“I came to Ilford with my family in 1984 when I was a child,” Ajay said. “It was peaceful then. It wasn’t perfect, but it was peaceful. Now, it’s like the Wild West. I don’t know how it’s going to be fixed.” 

Cranbrook Road leads to Gants Hill, where the Jewish deli Shalom Hot Bagels Bakery, founded by Amnon Shalom in 1986, sits on a busy roundabout just a few minutes' walk from Streeting’s office. 

After the Second World War, many Jews came to the East End of London before migrating further east to Ilford. By 1970, the community numbered some 30,000, but by the turn of the century, that was changing as Jews moved to more affluent areas in the city’s northeast and northwest fringes. 

On Sundays, Shalom’s is still busy, and during the week, its customers come from a wide range of backgrounds - Jewish, Muslim, East African, and more. There’s a mosque opposite it, next to a Sri Lankan-run shop and not far away is a fish and chip shop with a large Union Jack flag out the front. 

This is, in short, multicultural London. There is a feeling, though, that once it is gone, the Jewish delis of Ilford and Gants Hill, which were once thriving businesses, will be gone.

At Streeting’s office up the road, the blinds are drawn. A “Free Palestine” sticker has been ripped off the doorbell. MEE rings it and is told to call the office number. When the office is called, a staff member says MEE should email, but the campaign has yet to reply.

Canvassing in Barkingside just after the election campaign began, Streeting posted on Instagram that he was “standing on my record - from saving King George A&E to helping thousands of residents every year”.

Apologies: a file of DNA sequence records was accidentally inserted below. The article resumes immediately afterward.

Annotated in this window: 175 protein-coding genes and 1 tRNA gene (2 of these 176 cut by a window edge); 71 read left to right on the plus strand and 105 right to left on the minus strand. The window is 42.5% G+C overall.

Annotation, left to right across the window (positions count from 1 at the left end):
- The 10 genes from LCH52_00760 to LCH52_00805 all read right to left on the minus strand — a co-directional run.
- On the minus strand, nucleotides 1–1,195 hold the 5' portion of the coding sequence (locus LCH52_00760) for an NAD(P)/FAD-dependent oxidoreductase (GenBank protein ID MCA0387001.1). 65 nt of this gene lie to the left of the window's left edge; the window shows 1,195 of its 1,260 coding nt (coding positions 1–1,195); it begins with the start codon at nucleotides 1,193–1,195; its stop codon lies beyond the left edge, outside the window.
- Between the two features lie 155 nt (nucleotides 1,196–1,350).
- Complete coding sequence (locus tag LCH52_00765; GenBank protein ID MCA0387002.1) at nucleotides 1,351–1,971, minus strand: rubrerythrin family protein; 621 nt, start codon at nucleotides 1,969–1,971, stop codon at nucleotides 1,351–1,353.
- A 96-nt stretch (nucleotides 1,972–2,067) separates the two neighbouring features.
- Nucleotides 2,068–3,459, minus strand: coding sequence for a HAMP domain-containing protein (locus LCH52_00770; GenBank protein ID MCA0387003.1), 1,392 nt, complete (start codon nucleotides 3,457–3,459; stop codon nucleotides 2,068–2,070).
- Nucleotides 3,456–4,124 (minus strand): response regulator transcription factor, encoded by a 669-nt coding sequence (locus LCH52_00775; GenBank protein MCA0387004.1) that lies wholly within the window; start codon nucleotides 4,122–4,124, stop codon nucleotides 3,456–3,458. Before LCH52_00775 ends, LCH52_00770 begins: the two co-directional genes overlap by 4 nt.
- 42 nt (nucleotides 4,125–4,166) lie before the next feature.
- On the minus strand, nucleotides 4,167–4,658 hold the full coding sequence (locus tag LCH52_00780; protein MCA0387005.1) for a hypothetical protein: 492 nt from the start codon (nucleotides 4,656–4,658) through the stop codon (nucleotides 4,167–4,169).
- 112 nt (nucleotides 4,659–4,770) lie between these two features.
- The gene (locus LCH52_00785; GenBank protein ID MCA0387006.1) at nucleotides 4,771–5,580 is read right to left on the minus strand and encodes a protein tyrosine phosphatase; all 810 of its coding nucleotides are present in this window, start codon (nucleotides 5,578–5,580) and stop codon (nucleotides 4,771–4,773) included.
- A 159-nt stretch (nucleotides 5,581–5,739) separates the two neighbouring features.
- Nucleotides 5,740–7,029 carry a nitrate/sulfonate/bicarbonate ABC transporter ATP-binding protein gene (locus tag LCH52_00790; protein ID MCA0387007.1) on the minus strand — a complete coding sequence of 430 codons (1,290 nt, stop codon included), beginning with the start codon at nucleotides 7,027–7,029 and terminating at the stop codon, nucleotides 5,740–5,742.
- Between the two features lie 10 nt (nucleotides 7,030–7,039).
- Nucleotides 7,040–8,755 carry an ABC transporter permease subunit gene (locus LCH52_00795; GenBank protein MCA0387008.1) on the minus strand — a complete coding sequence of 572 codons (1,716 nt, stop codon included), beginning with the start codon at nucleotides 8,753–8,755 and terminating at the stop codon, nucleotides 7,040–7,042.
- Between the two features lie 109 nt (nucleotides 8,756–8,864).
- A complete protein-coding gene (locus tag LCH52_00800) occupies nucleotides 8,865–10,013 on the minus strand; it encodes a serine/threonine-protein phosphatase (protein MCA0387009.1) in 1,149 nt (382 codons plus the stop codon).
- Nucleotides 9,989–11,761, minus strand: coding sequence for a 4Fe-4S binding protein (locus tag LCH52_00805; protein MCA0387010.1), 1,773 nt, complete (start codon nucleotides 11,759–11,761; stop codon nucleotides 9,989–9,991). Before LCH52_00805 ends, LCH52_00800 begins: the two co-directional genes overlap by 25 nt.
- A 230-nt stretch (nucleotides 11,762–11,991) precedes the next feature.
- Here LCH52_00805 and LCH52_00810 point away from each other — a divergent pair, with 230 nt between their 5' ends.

Streeting office
Wes Streeting's constituency office (Oscar Rickett/MEE)

Back on the trail with Leanne Mohamad, a former local union representative for Ford, comes over to talk. Mohammed is voting for the British Palestinian candidate, but he’s worried the “older generation” is stuck in its Labour-voting ways and he wants to know how she’s going to reach them.

Mohamad tells him that she is going to speak at the local mosque, located on the appropriately named Balfour Road. The mosque can’t endorse a candidate, but it will help her spread her message, particularly on a Friday when up to 2,000 people can attend prayers.

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After Mohamad moves on, Mohammed, who has been involved in politics in Ilford for much of his life, explains what he meant.

“The older generation has got this mindset stuck in their heads,” he says. The men and women who came to Ilford from Pakistan and Bangladesh in the 1970s “still believe that Labour is good for them”. 

Back then, he says, “They thought it was easier to get to Britain under Labour and that Labour meant better benefits… Many of them don’t speak English and they don’t know what the parties stand for now. Palestine is the only thing that might change their minds.” 

It starts to rain. Mohamad and her team pose in front of a house that has a Palestinian flag flying from the chimney. Iman, 19, tells MEE that when she came across Mohamad, she thought it was “inspiring to see a young hijabi girl doing it”. 

When Mohamad was just 15, she faced a barrage of online abuse after winning a competition for delivering a speech defending Palestinian rights. She was accused of “vicious blood libels against the state of Israel” by pro-Israel trolls. Streeting came to her defence in a Facebook post. Now, the teenager he defended is campaigning to unseat him. 

“It’s super strange, but it’s a duty,” Mohamad says when asked what it feels like to be running for parliament. “If we lose, well then at least we tried. If not now, then when?”